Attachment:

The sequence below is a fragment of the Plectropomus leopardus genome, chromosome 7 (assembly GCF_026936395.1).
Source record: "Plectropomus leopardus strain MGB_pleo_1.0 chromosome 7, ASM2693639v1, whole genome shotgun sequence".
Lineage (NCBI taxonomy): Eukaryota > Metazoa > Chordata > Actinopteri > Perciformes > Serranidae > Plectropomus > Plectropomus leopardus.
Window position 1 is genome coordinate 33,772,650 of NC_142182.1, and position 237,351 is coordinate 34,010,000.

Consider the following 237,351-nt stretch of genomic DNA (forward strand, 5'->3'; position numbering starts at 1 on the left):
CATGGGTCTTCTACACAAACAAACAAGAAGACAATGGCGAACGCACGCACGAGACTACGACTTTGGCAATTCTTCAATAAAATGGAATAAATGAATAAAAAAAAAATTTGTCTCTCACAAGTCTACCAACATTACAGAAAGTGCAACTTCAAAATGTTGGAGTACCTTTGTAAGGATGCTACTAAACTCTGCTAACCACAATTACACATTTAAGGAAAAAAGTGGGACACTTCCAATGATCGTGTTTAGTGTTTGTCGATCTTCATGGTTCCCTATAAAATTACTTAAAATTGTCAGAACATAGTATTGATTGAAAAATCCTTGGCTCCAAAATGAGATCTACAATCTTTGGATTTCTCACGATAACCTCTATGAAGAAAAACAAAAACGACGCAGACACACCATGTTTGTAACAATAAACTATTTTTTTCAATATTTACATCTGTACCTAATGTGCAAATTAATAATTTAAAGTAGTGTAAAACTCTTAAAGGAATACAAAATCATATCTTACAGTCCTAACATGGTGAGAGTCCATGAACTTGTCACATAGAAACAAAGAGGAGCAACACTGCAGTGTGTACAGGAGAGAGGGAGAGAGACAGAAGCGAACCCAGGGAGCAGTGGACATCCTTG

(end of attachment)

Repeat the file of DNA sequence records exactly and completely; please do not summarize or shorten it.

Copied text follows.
The sequence below is a fragment of the Plectropomus leopardus genome, chromosome 7 (assembly GCF_026936395.1).
Source record: "Plectropomus leopardus strain MGB_pleo_1.0 chromosome 7, ASM2693639v1, whole genome shotgun sequence".
Lineage (NCBI taxonomy): Eukaryota > Metazoa > Chordata > Actinopteri > Perciformes > Serranidae > Plectropomus > Plectropomus leopardus.
Window position 1 is genome coordinate 33,772,650 of NC_142182.1, and position 237,351 is coordinate 34,010,000.

Consider the following 237,351-nt stretch of genomic DNA (forward strand, 5'->3'; position numbering starts at 1 on the left):
CATGGGTCTTCTACACAAACAAACAAGAAGACAATGGCGAACGCACGCACGAGACTACGACTTTGGCAATTCTTCAATAAAATGGAATAAATGAATAAAAAAAAAATTTGTCTCTCACAAGTCTACCAACATTACAGAAAGTGCAACTTCAAAATGTTGGAGTACCTTTGTAAGGATGCTACTAAACTCTGCTAACCACAATTACACATTTAAGGAAAAAAGTGGGACACTTCCAATGATCGTGTTTAGTGTTTGTCGATCTTCATGGTTCCCTATAAAATTACTTAAAATTGTCAGAACATAGTATTGATTGAAAAATCCTTGGCTCCAAAATGAGATCTACAATCTTTGGATTTCTCACGATAACCTCTATGAAGAAAAACAAAAACGACGCAGACACACCATGTTTGTAACAATAAACTATTTTTTTCAATATTTACATCTGTACCTAATGTGCAAATTAATAATTTAAAGTAGTGTAAAACTCTTAAAGGAATACAAAATCATATCTTACAGTCCTAACATGGTGAGAGTCCATGAACTTGTCACATAGAAACAAAGAGGAGCAACACTGCAGTGTGTACAGGAGAGAGGGAGAGAGACAGAAGCGAACCCAGGGAGCAGTGGACATCCTTG